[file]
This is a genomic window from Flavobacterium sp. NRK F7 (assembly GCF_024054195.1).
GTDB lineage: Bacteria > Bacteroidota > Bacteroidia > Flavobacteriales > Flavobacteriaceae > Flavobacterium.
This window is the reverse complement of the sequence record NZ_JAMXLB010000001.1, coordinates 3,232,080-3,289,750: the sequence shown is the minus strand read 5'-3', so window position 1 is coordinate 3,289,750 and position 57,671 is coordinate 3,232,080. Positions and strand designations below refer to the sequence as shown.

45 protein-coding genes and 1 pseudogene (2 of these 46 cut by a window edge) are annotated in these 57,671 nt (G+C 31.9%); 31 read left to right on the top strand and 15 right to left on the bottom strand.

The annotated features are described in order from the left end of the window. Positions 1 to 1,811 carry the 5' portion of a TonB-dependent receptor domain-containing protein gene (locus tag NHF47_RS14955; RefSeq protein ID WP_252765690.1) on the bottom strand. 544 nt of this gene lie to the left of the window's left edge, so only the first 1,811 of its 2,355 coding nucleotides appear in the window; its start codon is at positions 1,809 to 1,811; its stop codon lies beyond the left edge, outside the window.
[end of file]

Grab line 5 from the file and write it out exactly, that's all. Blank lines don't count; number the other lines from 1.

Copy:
The annotated features are described in order from the left end of the window. Positions 1 to 1,811 carry the 5' portion of a TonB-dependent receptor domain-containing protein gene (locus tag NHF47_RS14955; RefSeq protein ID WP_252765690.1) on the bottom strand. 544 nt of this gene lie to the left of the window's left edge, so only the first 1,811 of its 2,355 coding nucleotides appear in the window; its start codon is at positions 1,809 to 1,811; its stop codon lies beyond the left edge, outside the window.